“To the outside observer it may seem like our objections are based purely on self-interest, but there are in fact a wide range of legitimate worries and concerns which need to be thoroughly examined before a potentially dangerous program such as this gets the green light.  For example, who knows what harmful and perhaps even potentially life-threatening bacterium may be brought back to Earth from these asteroids.  The risks to mankind are simply too great.”

Given the obvious potential negative effect of the Project Xpansion space program on SPMI’s balance sheet, it’s inevitable that some people have questioned Malcolm Stebel and SPMI’s objectivity, no one more so than Sir Herbert Monaghan, the chairman of Project Xpansion who had this to say on the matter:

“It deeply saddens me that when reaching for the stars and striving to unlock potentially untold benefits for mankind, a few self-motivated individuals can only see the possible negative impact this could have on their own financial interests,” he bemoans.  “As we at Project Xpansion have stressed right since the very inception of the program, Project Xpansion is not about a group of pioneers trying to get rich.  This is about expanding our boundaries and exploring ways to obtain not just gold, but numerous other valuable elements which are becoming increasingly sort after in today’s scientific world.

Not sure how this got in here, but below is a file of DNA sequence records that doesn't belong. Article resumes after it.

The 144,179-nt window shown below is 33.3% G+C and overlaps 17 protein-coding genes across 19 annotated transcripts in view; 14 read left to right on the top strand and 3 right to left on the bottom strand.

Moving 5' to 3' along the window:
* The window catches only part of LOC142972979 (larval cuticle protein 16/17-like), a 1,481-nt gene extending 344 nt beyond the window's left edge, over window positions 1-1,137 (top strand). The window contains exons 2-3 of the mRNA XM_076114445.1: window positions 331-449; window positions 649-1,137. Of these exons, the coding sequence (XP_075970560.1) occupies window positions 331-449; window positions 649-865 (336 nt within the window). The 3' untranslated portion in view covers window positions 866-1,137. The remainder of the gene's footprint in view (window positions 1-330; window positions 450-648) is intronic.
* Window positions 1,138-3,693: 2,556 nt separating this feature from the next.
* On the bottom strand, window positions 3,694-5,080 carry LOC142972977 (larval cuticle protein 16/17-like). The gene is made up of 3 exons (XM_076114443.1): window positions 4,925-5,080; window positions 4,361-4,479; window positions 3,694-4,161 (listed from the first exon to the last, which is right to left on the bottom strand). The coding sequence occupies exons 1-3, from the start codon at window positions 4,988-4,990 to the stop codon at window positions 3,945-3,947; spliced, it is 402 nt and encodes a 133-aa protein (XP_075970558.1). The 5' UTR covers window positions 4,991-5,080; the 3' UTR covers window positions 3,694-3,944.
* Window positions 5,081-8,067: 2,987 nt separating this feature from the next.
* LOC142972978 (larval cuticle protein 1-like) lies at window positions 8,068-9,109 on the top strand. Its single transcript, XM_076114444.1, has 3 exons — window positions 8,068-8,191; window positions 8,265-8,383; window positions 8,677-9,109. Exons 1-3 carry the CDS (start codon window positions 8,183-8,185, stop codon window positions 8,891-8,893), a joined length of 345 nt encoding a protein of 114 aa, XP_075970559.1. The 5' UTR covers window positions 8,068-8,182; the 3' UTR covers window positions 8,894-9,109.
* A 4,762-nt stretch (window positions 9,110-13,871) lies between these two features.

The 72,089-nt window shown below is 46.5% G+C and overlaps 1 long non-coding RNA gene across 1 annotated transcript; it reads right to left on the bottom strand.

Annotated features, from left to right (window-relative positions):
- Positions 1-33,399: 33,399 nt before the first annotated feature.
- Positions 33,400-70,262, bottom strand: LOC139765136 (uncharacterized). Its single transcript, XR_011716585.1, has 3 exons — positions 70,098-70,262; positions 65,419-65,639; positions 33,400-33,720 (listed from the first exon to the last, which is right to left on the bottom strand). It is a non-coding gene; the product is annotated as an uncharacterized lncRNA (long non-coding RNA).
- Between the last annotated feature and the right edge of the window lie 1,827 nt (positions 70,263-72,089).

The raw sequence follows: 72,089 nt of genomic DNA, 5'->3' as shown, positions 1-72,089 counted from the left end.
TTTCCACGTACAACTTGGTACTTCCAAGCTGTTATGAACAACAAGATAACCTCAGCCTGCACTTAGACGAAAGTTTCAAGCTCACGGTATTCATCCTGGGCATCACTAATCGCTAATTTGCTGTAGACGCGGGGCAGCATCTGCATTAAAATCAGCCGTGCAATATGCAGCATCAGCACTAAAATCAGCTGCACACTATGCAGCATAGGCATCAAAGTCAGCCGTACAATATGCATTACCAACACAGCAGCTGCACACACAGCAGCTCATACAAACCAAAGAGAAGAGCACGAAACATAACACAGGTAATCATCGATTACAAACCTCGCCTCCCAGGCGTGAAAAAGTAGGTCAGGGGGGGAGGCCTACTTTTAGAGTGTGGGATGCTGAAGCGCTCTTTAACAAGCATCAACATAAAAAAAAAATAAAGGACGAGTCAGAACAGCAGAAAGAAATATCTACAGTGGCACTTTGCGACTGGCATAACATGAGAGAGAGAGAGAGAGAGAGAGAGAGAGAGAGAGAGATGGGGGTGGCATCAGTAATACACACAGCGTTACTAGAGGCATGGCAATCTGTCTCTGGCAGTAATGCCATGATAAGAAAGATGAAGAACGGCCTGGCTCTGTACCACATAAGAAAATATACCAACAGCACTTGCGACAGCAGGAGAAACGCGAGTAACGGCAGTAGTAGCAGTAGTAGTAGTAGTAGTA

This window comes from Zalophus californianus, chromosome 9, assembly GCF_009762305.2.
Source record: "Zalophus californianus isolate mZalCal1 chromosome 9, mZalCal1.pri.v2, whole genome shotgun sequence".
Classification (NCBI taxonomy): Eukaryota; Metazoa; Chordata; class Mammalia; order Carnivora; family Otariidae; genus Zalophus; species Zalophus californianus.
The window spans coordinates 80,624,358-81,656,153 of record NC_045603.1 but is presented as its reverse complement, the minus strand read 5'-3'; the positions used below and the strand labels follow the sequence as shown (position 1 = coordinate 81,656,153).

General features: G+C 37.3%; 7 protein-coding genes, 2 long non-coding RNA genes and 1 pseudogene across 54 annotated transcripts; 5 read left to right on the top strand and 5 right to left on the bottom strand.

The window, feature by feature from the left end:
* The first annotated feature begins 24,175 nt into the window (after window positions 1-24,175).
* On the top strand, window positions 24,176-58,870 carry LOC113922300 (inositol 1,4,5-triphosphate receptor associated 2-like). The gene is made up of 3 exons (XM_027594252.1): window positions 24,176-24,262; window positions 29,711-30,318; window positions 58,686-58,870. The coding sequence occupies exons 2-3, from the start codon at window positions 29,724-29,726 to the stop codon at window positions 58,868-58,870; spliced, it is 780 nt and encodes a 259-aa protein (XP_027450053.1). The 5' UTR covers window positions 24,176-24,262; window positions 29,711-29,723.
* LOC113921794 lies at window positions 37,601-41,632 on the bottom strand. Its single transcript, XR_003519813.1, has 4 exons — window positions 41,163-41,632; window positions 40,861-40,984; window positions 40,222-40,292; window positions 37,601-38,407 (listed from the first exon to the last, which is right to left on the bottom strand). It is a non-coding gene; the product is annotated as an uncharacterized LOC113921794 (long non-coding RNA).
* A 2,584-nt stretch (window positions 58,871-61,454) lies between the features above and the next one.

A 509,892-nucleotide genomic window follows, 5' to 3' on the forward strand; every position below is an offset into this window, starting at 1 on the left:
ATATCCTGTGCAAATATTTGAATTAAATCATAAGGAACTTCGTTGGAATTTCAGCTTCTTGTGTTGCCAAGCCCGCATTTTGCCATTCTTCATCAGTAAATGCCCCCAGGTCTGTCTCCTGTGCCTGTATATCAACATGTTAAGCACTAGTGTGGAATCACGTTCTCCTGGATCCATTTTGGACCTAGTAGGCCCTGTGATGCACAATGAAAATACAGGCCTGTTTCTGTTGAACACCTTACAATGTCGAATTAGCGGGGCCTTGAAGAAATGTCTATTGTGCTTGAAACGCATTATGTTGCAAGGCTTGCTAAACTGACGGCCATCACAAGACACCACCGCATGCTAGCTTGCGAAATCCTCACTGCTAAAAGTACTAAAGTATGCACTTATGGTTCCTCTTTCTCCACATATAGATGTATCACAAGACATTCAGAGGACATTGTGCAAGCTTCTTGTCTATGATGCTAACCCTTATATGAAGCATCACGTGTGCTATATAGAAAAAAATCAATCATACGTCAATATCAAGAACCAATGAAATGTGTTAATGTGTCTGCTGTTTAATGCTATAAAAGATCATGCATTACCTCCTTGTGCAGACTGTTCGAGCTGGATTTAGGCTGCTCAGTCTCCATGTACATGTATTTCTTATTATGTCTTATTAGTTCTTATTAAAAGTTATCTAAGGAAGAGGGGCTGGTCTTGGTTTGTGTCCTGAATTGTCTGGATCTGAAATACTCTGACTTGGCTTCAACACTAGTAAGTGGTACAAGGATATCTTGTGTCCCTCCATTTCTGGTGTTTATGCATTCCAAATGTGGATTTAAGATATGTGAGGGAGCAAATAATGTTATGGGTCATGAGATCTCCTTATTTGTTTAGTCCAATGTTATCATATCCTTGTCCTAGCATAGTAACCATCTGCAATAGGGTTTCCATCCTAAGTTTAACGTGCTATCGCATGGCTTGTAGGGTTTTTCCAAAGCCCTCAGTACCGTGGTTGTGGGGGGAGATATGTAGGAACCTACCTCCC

Experts predict the value of gold could plummet.
If mankind is to move forward and make use of the ever increasing number of scientific developments and discoveries which rely on elements of limited resources, then we have a duty to seek out ways of obtaining increased supplies of these beneficial elements.

And I would stress that our aims are not purely about gold, but that the Project Xpansion space program would strive to harvest targeted asteroids of a long list of elements of scientific benefit, such as rhodium, iridium and rhenium to name but a few.  Many of these elements have chemical and physical properties which make them extremely useful in a number of fields, including but not limited to, social, medical and energy efficiency fields of research.”